Algorithms for Memory Hierarchies [electronic resource] :Advanced Lectures /
Contributor(s): Meyer, Ulrich [editor.] | Sanders, Peter [editor.] | Sibeyn, Jop [editor.] | SpringerLink (Online service).Material type: BookSeries: Lecture Notes in Computer Science: 2625Publisher: Berlin, Heidelberg : Springer Berlin Heidelberg, 2003.Description: XV, 429 p. online resource.Content type: text Media type: computer Carrier type: online resourceISBN: 9783540365747.Subject(s): Computer science | Software engineering | Operating systems (Computers) | Data structures (Computer science) | File organization (Computer science) | Algorithms | Computer engineering | Computer Science | Computer Engineering | Algorithm Analysis and Problem Complexity | Software Engineering | Operating Systems | Data Storage Representation | FilesOnline resources: Click here to access online
Memory Hierarchies — Models and Lower Bounds -- Basic External Memory Data Structures -- A Survey of Techniques for Designing I/O-Efficient Algorithms -- Elementary Graph Algorithms in External Memory -- I/O-Efficient Algorithms for Sparse Graphs -- External Memory Computational Geometry Revisited -- Full-Text Indexes in External Memory -- Algorithms for Hardware Caches and TLB -- Cache Oblivious Algorithms -- An Overview of Cache Optimization Techniques and Cache-Aware Numerical Algorithms -- Memory Limitations in Artificial Intelligence -- Algorithmic Approaches for Storage Networks -- An Overview of File System Architectures -- Exploitation of the Memory Hierarchy in Relational DBMSs -- Hierarchical Models and Software Tools for Parallel Programming -- Case Study: Memory Conscious Parallel Sorting.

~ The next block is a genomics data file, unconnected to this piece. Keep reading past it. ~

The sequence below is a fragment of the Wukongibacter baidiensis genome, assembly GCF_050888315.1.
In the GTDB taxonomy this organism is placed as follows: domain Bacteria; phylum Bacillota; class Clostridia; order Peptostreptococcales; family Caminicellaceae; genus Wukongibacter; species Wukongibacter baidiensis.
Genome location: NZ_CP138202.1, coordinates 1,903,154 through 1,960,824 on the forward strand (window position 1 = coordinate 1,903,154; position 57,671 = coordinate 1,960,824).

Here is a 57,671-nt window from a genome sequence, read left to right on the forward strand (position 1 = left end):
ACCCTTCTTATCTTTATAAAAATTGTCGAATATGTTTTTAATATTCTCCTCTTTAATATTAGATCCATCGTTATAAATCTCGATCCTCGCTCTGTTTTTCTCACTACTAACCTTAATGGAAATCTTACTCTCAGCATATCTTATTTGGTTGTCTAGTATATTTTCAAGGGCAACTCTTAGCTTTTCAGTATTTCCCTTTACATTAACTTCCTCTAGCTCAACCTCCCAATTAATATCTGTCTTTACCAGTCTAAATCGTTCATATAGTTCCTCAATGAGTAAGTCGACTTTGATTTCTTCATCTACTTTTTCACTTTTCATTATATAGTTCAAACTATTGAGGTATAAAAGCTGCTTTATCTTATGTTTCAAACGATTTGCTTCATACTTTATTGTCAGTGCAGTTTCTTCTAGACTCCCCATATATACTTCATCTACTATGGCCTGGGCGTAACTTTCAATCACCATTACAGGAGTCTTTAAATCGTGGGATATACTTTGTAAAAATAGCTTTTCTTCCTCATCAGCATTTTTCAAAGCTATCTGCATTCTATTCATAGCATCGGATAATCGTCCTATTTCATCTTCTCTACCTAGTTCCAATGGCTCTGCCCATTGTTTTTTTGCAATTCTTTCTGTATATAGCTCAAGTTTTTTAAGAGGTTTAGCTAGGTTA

Algorithms that have to process large data sets have to take into account that the cost of memory access depends on where the data is stored. Traditional algorithm design is based on the von Neumann model where accesses to memory have uniform cost. Actual machines increasingly deviate from this model: while waiting for memory access, nowadays, microprocessors can in principle execute 1000 additions of registers; for hard disk access this factor can reach six orders of magnitude. The 16 coherent chapters in this monograph-like tutorial book introduce and survey algorithmic techniques used to achieve high performance on memory hierarchies; emphasis is placed on methods interesting from a theoretical as well as important from a practical point of view.